Thereafter, with Officer Gaines following behind, the individual who was with Romeo Hayes sped off and drove to Southern Avenue, where – in the left lane – he came to a stop light at the intersection of Southern and Pennsylvania Avenues SE.  In the right lane, also at the stop light, was Detective Stallings, who was alone in a GMC Yukon Denali, and who was off-duty but on his way to work.  From the front passenger seat, Romeo Hayes fired multiple gunshots at Detective Stallings, striking him with a bullet in the left forearm and inflicting significant damage to the driver-side of the GMC Yukon Denali.

            Wounded, Detective Stallings rammed the red 2013 Nissan Altima in an effort to disable it and to prevent the shooter and any other occupants from escaping.  When that occurred, the stolen red Nissan Altima pivoted in front of the GMC Yukon Denali. Romeo Hayes fired an additional volley of shots at Detective Stallings, striking him three additional times in the chest and shoulder area, and also damaging the windshield behind which he sat.

            At the urging of Romeo Hayes, the individual who was with him managed to drive off.  He turned left off of Southern Avenue onto Massachusetts Avenue.  There, in the 4200 block of Massachusetts Avenue SE, just off of Southern Avenue SE, Romeo Hayes again began to shoot at the white Nissan Maxima occupied by off-duty Officer Gaines, who had been following them, who had reported the license tag number for the stolen red Nissan Altima to a 9-1-1 call-taker, and who had witnessed the collision between the Altima and the GMC Yukon Denali at the intersection of Southern and Pennsylvania Avenues SE.

            After this third and last shooting, the individual who was with Romeo Hayes drove rapidly back to the house in Glenarden. He parked near that residence and ran inside, followed by Romeo Hayes.  Inside the residence were Ronald Hayes, Jr., and several other individuals.  The individual who was with Romeo Hayes quietly told Ronald Hayes, Jr., about the shootings, and expressed concern that Romeo Hayes fired gunshots for no apparent reason and may have killed someone.  He also gave Ronald Hayes, Jr., the keys to the red 2013 Nissan Altima.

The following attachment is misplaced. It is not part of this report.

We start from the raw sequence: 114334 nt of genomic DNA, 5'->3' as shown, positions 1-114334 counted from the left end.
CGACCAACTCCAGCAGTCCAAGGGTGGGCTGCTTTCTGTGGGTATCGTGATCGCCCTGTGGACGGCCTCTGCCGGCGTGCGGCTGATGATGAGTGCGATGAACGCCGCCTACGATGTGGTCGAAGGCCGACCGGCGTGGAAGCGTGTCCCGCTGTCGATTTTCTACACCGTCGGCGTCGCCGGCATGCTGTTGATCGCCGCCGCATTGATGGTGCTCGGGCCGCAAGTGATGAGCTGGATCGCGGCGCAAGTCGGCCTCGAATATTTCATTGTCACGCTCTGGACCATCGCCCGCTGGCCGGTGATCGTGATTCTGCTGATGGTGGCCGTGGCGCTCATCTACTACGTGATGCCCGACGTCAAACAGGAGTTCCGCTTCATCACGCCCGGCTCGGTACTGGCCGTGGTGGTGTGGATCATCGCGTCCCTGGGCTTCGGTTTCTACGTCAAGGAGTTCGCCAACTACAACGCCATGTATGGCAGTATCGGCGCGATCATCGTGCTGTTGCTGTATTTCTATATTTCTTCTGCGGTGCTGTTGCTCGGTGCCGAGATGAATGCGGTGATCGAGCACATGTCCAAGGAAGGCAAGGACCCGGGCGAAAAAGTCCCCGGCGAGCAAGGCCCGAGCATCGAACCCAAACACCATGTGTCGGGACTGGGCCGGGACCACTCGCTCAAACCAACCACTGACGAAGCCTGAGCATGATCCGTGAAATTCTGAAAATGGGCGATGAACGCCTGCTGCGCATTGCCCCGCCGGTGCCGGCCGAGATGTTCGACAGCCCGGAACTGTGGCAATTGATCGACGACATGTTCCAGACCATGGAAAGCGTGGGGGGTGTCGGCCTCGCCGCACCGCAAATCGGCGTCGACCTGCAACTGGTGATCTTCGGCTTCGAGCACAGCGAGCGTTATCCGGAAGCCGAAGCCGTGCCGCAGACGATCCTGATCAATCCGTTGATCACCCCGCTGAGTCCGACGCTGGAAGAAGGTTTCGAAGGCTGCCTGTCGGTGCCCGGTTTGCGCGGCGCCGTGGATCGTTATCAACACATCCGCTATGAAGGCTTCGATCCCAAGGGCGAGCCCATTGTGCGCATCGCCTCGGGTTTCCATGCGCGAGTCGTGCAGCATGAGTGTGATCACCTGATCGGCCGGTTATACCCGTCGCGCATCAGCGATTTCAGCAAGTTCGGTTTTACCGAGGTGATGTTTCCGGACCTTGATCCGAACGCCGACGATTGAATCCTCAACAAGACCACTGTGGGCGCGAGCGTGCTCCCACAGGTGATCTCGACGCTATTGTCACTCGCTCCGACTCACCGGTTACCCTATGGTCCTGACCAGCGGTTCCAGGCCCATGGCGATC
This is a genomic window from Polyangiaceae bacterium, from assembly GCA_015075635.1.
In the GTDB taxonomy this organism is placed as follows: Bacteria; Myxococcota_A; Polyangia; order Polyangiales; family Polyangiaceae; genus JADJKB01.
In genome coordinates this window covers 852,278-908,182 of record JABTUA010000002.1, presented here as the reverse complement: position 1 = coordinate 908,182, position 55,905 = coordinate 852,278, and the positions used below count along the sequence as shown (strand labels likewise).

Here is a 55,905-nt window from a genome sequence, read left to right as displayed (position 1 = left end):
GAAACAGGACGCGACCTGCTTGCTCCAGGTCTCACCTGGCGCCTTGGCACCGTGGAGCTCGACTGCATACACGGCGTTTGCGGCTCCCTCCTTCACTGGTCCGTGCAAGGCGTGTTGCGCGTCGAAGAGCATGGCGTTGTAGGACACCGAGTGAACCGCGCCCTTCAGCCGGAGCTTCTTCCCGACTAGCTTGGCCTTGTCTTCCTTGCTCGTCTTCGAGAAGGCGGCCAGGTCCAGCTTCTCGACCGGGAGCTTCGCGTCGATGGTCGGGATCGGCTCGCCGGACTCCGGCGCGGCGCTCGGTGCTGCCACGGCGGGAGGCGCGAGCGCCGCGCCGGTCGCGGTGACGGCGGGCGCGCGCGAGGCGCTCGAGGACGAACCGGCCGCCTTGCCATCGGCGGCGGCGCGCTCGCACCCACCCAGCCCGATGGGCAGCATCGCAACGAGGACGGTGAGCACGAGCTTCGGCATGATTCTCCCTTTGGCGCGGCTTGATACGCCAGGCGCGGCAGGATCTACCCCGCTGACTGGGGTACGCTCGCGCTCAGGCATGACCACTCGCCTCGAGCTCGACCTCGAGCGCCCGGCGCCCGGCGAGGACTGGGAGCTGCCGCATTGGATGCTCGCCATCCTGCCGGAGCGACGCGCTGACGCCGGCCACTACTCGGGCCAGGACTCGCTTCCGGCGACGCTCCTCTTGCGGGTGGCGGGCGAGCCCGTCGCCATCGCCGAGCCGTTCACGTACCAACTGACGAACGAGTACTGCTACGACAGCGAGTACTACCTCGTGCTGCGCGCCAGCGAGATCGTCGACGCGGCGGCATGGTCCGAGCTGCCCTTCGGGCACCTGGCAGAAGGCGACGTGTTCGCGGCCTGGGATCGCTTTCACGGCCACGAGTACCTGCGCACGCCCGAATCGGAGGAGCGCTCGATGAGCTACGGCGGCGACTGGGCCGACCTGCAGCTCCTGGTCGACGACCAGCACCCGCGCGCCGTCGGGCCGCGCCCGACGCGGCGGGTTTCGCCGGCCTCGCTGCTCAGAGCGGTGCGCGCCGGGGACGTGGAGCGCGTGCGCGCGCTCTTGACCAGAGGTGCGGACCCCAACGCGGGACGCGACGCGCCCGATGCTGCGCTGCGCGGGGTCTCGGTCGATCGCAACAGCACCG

Romeo Hayes gave the Glock 17 9mm pistol with the extended magazine to his brother, who quickly concealed – and later hid – the gun.  Romeo Hayes and Ronald Hayes, Jr., then began to argue. Their voices were elevated and firm.  Ronald Hayes, Jr., demanded to know exactly what Romeo Hayes had done, and why.  For his part, Romeo Hayes demanded the car keys for the stolen red 2013 Nissan Altima.  Romeo Hayes said he wanted to purchase some gasoline and “blow the car up,” to degrade and devalue it as evidence.  Following several minutes of loud argument, Romeo Hayes obtained the car keys from his brother.

            Romeo Hayes then left and ran back to the stolen red 2013 Nissan Altima, which had suffered significant damage on the passenger side when it was rammed by the GMC Yukon Denali driven by Detective Stallings.  Romeo Hayes drove off, and soon was spotted and followed by the police.  Multiple police units, including MPD officers, Prince George’s County Police Department officers, and a United States Park Police helicopter, were involved in the pursuit of the stolen red Nissan Altima.  Romeo Hayes drove at a high rate of speed, and attempted to elude the police during this pursuit.

            The pursuit came to an end in the 5500 block of Hunt Place NE, between 3:45 a.m. and 4 a.m., where Romeo Hayes ultimately was arrested. He has been in custody ever since.

            In announcing the guilty pleas, U.S. Attorney Phillips and Chief Lanier commended the work of the detectives of the Criminal Investigations Division Homicide Branch, crime scene officers, and the Sixth and Seventh Police Districts of the Metropolitan Police Department.  They also commended the work of the FBI, the Bureau of Alcohol, Tobacco, Firearms, and Explosives, the Prince George’s County, Md., Police Department, and a helicopter unit of the United States Park Police.  They expressed appreciation of those who worked on the case from the U.S. Attorney’s Office, including Criminal Investigators Derek Starliper, Durand Odom, and Mark Crawford; Paralegal Specialist Debra Joyner; Investigative Analysts Shannon Alexis and Zachary McMenamin, and Assistant U.S. Attorneys Jocelyn Ballantine, Karen Seifert, John Marston, Lindsey Merikas, and Jessica Brooks.  Finally, U.S. Attorney Phillips and Chief Lanier praised the work of Assistant U.S. Attorney Michael D. Brittin, who investigated and prosecuted the case.

Press Release Number: 
Updated February 4, 2016